Once I was in my local hardware store on Grand Avenue in Saint Paul, a place that was staffed by teens at the register and mustachioed white men in their fifties who patrolled the aisles asking you the moment you stepped foot in the place whether they could help you find something. If you said Yes, a dishwasher rack or Yes, metal shelf brackets, they took off walking with their chins down. This was a weeknight, and I was picking up thumb tacks or batteries—something pedestrian in hardware terms, having given up home ownership. At the cash register, a tall boy with red hair tallied my items. While he worked, his phone rang, and he, looking at the display, said with annoyance, “Ugh!” He sent the call to voicemail and said to me and my partner, “You ever get one of those persistent callers?”
We laughed, and took the line home and used it flexibly and repeatedly. At first it was something about ghosts, then it became a euphemism for a bowel movement. We always liked the kid’s candor and so very teen-like way he was galled by someone wanting to talk to him.
Now, lately, four years later, here, a phone has begun ringing. It is my neighbors’ below me. It’s a land line, you can tell. It has a loud ring—what I, born in 1972, would call a standard ring, and someone raised around cell phones might call an old-fashioned kind of ring. In the telephone’s heyday and when I was a boy, it was a clapper getting slammed between two metal bells by pulses of electricity that made this noise. Then for a while, in the late ’80s, it was a digitized simulacrum of that, with rounded edges, often in lower tones. That’s the tone that rang in my late teens, and now it sounds like a sultry siren, like a deep-throated songstress. I miss land lines now, for their reliability, for their willingness to ask something of you—just be here when you talk. Wherever I am.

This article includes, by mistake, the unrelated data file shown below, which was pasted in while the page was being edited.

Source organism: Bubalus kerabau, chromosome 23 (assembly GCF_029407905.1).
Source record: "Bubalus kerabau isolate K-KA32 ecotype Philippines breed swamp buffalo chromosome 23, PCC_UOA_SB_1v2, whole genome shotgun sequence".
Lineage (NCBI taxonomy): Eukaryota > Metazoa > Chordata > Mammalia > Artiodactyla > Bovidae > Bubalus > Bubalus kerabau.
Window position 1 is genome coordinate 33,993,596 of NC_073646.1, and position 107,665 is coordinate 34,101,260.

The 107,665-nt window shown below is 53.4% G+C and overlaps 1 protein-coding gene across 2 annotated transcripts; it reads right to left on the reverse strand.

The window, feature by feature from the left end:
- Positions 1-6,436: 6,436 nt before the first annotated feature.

My neighbor’s phone rings nightly, and in packs of four or six spurts. It sounds like a friendly call to me, not a desperate one, not an urgent one, not an angry one. That could only be my interpretation, couldn’t it? Because I know nothing about the caller—only his persistence. That makes me realize what a long time it has been since I was in that store. Four years. A lot can happen in four years. A lot can change. In the interval, even my own phone has surfed through a channel of varying chirps, squawks and tunes, only to have arrived back at the one Android calls “Digital Phone,” the one that sounds the most to me like a true ring, the one I had always hoped to hear.